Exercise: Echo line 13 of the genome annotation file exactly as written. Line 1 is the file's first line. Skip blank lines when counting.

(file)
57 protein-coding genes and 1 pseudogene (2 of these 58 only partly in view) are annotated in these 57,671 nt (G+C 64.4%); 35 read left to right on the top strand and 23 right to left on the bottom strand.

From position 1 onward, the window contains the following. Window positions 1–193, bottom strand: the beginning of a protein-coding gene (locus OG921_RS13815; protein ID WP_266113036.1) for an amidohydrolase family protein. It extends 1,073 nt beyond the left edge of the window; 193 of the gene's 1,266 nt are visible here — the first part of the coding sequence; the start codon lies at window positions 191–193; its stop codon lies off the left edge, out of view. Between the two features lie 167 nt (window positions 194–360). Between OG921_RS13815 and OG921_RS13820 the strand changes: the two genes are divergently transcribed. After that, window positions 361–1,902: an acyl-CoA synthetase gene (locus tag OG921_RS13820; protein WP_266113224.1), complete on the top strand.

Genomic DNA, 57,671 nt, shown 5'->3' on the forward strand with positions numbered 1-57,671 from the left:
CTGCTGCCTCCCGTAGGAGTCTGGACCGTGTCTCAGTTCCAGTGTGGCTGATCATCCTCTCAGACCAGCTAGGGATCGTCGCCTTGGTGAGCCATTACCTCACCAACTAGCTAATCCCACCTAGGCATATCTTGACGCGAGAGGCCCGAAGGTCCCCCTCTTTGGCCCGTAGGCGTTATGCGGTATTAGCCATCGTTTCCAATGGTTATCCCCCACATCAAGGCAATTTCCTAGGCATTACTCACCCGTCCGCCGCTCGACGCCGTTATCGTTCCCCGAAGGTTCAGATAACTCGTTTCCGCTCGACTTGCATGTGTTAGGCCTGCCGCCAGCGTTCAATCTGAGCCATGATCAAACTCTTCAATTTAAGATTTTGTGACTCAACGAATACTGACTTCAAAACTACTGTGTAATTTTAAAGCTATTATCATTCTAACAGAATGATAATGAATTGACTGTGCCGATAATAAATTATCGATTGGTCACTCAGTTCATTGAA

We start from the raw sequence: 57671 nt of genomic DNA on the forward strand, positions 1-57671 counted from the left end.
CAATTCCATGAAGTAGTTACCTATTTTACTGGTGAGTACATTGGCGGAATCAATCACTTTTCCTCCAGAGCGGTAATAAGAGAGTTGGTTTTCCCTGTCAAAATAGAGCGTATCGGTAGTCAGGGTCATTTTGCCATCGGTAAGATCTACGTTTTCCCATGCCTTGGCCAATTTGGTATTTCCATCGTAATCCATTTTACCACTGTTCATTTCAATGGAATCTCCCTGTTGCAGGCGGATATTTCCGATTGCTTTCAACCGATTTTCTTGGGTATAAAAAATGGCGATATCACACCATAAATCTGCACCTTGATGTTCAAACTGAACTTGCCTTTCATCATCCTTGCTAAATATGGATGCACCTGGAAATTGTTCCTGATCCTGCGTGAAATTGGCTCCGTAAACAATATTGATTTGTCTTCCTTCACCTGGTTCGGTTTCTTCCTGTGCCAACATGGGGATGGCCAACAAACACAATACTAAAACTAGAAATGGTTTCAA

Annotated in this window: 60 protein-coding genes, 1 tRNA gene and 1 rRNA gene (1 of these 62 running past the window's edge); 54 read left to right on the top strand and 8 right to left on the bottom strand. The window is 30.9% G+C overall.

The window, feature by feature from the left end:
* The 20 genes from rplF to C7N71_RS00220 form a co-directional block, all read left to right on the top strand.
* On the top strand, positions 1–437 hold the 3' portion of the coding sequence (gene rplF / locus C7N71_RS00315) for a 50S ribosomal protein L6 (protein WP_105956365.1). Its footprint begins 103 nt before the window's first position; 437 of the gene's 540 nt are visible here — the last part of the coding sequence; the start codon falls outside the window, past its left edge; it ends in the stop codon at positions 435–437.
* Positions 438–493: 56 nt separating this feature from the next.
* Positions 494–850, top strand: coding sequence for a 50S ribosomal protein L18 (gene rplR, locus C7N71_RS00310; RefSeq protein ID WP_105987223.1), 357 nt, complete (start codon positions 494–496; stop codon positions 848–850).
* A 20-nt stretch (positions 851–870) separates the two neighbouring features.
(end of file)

* A 20-nt stretch (positions 851–870) separates the two neighbouring features.